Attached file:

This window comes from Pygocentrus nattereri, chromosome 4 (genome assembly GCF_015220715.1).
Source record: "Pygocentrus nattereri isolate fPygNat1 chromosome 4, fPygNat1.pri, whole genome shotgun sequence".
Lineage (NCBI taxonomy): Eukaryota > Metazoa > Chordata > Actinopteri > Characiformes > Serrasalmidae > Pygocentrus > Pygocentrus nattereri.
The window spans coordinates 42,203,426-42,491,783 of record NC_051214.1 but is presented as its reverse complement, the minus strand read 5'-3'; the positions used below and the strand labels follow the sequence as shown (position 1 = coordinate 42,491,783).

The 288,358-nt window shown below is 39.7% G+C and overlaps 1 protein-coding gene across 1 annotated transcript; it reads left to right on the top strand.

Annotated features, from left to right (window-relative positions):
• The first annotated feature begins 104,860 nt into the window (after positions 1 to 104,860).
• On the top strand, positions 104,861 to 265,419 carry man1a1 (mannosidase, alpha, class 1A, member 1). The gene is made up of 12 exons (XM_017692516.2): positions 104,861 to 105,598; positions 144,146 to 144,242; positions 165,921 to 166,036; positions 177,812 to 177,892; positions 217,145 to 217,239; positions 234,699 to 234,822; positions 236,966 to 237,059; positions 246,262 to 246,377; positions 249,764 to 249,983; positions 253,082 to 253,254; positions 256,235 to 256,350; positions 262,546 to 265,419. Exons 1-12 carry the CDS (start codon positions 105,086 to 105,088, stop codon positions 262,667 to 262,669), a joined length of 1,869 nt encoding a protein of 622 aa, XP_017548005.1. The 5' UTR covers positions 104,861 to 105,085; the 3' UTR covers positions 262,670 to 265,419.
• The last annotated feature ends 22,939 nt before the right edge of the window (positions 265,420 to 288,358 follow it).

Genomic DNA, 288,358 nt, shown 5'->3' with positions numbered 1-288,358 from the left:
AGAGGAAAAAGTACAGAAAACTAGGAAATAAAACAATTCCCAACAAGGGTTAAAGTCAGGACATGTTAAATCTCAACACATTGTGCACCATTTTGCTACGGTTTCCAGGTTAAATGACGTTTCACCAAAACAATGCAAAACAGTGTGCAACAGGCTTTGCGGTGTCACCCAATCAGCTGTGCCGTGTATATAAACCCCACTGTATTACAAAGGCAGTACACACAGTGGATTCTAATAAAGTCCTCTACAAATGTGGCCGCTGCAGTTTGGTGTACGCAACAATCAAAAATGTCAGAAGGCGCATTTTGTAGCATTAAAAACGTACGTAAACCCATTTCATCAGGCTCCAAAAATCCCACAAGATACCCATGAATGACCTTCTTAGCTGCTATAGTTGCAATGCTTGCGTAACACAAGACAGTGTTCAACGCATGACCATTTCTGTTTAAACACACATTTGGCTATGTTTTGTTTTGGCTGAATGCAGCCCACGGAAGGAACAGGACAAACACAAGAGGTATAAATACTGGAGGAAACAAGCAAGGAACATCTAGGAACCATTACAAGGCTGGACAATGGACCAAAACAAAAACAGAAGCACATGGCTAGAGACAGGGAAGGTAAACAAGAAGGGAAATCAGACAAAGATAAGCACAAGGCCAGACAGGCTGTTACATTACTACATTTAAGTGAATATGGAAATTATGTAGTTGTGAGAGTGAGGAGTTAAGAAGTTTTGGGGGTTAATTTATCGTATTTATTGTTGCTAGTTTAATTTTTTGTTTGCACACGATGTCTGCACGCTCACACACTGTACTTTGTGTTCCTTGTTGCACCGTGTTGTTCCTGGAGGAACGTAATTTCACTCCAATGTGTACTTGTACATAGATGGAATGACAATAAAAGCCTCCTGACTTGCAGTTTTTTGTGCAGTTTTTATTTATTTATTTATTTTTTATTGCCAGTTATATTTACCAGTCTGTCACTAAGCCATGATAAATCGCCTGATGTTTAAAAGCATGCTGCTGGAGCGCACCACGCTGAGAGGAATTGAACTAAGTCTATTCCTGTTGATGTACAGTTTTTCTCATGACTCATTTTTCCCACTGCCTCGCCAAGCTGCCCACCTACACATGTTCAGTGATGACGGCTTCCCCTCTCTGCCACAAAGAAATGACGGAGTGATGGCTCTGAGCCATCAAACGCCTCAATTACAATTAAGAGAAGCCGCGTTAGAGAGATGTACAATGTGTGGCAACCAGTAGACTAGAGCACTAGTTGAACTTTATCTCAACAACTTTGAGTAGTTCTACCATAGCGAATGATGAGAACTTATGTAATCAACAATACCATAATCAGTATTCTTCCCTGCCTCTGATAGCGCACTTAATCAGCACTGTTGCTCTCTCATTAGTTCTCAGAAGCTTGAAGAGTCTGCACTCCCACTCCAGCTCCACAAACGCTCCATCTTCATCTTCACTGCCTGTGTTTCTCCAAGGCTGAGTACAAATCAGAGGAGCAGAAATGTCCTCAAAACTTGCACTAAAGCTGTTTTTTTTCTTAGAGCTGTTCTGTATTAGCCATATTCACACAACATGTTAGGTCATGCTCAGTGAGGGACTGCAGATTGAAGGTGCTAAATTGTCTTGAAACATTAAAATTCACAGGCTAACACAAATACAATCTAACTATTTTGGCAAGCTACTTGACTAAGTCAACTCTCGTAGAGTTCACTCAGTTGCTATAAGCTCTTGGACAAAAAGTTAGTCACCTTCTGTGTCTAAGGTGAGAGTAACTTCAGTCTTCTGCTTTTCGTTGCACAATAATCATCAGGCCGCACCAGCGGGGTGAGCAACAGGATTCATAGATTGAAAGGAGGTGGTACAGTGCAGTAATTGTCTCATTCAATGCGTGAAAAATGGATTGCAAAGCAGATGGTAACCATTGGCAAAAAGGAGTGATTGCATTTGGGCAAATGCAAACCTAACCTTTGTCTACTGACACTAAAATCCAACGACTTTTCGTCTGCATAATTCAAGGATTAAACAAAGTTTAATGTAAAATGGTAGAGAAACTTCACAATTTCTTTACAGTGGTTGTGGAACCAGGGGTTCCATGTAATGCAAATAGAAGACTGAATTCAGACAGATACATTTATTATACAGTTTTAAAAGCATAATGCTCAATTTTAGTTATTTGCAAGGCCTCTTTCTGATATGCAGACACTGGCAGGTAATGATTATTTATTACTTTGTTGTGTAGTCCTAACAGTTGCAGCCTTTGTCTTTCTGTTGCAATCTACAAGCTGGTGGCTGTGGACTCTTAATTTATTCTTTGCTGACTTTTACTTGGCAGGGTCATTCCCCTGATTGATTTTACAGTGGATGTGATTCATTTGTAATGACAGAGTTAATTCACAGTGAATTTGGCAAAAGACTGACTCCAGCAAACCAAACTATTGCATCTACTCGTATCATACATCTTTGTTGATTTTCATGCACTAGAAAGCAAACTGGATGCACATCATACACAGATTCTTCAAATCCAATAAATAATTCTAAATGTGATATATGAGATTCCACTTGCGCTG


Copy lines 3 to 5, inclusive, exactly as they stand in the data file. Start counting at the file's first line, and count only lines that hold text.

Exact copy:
Lineage (NCBI taxonomy): Eukaryota > Metazoa > Chordata > Actinopteri > Characiformes > Serrasalmidae > Pygocentrus > Pygocentrus nattereri.
The window spans coordinates 42,203,426-42,491,783 of record NC_051214.1 but is presented as its reverse complement, the minus strand read 5'-3'; the positions used below and the strand labels follow the sequence as shown (position 1 = coordinate 42,491,783).

The 288,358-nt window shown below is 39.7% G+C and overlaps 1 protein-coding gene across 1 annotated transcript; it reads left to right on the top strand.